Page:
Updated at 11:04 a.m. with Cantor’s planned resignation:
WASHINGTON — House Majority Leader Eric Cantor’s unanticipated defeat in Tuesday’s Virginia primary election has opened up a chance for promotion for Spokane’s Rep. Cathy McMorris Rodgers for the second time in two years.
McMorris Rodgers, the fourth-ranking House GOP leader as chairwoman of the Republican conference, instantly vaulted to a list of top contenders expected to vie for a leadership vacancy in Cantor’s wake. Cantor was knocked out of the primary by a little-known and underfinanced tea party-backed challenger, David Brat, losing not only his No. 2 post but his job in Congress as well.
Political analysts attributed Cantor’s defeat to far-right conservatives’ anger over such issues as Cantor’s support for limited immigration reform and eventually voting to end last year’s government shut down. But experts said Cantor was also undone by perception that he had neglected his district while focused on his leadership duties.
Nate Hodson, a spokesman for McMorris Rodgers, on Wednesday declined to address her future ambition.
“The Congresswoman’s first priority has always been the people of Eastern Washington,” Hodson said by email. “They inspire and motivate her every day as she fights for solutions to make their lives better. Right now, she is assessing how she can continue to best serve them, her colleagues in the House, and the country.”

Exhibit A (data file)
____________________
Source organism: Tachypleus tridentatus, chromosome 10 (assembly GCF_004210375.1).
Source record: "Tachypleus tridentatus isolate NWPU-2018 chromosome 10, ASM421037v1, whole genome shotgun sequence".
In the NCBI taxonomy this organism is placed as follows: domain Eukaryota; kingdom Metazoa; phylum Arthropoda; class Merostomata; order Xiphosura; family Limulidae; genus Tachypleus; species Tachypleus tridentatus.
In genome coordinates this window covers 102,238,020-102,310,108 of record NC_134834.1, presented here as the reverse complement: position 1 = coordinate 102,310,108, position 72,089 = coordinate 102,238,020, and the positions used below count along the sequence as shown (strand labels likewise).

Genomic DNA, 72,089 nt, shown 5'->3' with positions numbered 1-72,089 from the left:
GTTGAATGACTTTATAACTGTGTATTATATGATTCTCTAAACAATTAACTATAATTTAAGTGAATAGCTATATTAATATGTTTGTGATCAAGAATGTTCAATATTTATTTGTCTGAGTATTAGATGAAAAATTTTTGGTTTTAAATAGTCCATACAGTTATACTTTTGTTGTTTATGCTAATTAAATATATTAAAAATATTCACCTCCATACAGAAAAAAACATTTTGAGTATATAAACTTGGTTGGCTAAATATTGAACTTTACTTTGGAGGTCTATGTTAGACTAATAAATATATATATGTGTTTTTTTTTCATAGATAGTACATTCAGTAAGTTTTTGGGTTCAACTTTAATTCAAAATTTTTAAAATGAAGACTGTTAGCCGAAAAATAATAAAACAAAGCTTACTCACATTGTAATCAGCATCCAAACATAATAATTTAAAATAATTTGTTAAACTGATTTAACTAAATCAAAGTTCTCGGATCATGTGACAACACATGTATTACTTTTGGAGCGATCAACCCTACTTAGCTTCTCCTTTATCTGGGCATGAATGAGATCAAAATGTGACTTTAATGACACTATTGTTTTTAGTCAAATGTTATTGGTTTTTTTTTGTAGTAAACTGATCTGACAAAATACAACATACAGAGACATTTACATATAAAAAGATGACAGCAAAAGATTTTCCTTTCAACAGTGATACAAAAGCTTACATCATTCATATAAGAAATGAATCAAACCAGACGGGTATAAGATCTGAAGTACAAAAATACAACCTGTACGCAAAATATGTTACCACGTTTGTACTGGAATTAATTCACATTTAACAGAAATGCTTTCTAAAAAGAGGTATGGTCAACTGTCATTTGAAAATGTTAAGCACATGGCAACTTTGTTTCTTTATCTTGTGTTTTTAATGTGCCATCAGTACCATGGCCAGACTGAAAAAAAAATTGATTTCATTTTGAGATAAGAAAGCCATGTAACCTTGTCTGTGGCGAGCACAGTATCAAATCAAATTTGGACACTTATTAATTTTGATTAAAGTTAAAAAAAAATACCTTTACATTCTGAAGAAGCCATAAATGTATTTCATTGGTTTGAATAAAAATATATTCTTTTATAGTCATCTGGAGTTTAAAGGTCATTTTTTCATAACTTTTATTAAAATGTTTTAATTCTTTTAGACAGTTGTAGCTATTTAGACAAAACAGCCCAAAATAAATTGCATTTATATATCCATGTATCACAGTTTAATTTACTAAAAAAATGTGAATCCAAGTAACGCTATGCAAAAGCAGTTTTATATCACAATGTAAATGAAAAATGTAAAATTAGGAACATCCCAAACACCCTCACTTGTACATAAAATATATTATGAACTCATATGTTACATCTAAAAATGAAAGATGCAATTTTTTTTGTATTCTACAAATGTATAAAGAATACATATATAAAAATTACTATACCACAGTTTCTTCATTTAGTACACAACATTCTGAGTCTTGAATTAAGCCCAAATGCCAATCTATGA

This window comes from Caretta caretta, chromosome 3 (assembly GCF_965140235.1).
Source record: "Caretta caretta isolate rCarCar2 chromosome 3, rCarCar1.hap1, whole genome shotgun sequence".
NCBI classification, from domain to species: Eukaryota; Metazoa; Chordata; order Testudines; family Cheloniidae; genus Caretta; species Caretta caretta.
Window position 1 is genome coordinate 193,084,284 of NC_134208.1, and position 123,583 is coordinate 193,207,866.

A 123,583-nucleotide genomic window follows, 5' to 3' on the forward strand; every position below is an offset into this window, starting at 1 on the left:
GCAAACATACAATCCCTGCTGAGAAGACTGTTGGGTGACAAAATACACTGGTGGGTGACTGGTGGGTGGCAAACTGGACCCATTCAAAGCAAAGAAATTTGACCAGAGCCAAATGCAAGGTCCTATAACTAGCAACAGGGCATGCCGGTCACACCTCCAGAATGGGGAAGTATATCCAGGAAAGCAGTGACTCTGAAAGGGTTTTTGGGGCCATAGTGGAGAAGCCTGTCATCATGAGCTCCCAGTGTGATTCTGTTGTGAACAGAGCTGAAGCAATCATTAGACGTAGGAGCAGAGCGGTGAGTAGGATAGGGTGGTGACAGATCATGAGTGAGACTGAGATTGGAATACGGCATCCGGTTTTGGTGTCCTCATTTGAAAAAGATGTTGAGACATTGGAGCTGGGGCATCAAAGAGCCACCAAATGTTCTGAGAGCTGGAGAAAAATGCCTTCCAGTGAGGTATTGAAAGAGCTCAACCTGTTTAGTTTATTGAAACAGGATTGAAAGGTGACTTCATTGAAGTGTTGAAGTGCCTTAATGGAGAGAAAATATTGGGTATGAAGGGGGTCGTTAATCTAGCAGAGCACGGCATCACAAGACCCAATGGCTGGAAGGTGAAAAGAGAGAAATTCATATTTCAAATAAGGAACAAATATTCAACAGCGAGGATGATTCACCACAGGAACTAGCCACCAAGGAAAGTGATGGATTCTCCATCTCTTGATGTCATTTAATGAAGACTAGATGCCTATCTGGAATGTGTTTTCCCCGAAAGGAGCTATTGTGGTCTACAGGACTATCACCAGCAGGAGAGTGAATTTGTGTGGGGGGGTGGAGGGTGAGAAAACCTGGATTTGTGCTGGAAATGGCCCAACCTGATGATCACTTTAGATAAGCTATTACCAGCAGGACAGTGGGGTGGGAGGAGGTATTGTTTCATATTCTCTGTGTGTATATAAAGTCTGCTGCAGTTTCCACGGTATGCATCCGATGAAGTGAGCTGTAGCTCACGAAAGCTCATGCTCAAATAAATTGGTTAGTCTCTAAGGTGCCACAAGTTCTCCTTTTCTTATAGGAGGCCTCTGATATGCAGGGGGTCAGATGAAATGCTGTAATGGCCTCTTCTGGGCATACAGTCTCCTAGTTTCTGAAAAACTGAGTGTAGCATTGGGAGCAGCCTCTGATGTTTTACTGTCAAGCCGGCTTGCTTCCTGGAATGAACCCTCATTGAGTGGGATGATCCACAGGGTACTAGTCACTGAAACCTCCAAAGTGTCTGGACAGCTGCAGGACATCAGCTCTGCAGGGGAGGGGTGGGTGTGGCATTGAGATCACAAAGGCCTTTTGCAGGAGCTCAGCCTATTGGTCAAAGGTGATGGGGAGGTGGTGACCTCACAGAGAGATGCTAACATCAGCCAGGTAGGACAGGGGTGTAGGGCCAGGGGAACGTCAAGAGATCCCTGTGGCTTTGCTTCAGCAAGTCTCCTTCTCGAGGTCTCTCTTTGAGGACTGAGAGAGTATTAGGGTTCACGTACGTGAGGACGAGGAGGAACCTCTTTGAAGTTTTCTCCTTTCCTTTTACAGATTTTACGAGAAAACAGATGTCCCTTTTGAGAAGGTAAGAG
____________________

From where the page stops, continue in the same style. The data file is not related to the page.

Yet the House on Wednesday was in full scramble mode. After a morning of mounting calls for him to step down as majority leader, Cantor has decided to forfeit his post within weeks, according to aides.
Rep. Kevin McCarthy of California has signaled he intends to move up a spot from House whip to replace Cantor. That would make room for McMorris Rodgers to run for McCarthy’s No. 3 position — if not Cantor’s job itself.
At least one conservative has declared his intention to contest McMorris Rodgers should she seek the whip job. Rep. Steve Scalise of Louisiana will run, a GOP aide told Politico. Rep. Pete Roskam of Illinois is reportedly already an unofficial candidate.
McMorris Rodgers, 45, is deeply conservative, though one whose politics aligns firmly with Speaker John Boehner’s establishment leadership. She for instance has voted repeatedly along with the Republican caucus to defund and repeal President Obama’s Affordable Care Act and backed the federal budget standoff that lead to the government shutdown in October 2013.
McMorris Rodgers personally opposes making citizenship possible for unauthorized immigrants. But she has publicly endorsed the official House Republican platform to allow a path for legal status for adults and possible citizenship for children brought here illegally.
With Boehner’s endorsement, McMorris Rodgers in November 2012 beat back an insurgent challenge by Rep. Tom Price of Georgia to succeed Rep. Jeb Hensarling of Texas as conference chair. Her victory in the closed-door vote came despite the fact that Price was backed by leading fiscal conservatives, including Hensarling and Rep. Paul Ryan of Wisconsin, chairman of the House Budget Committee and former vice presidential nominee.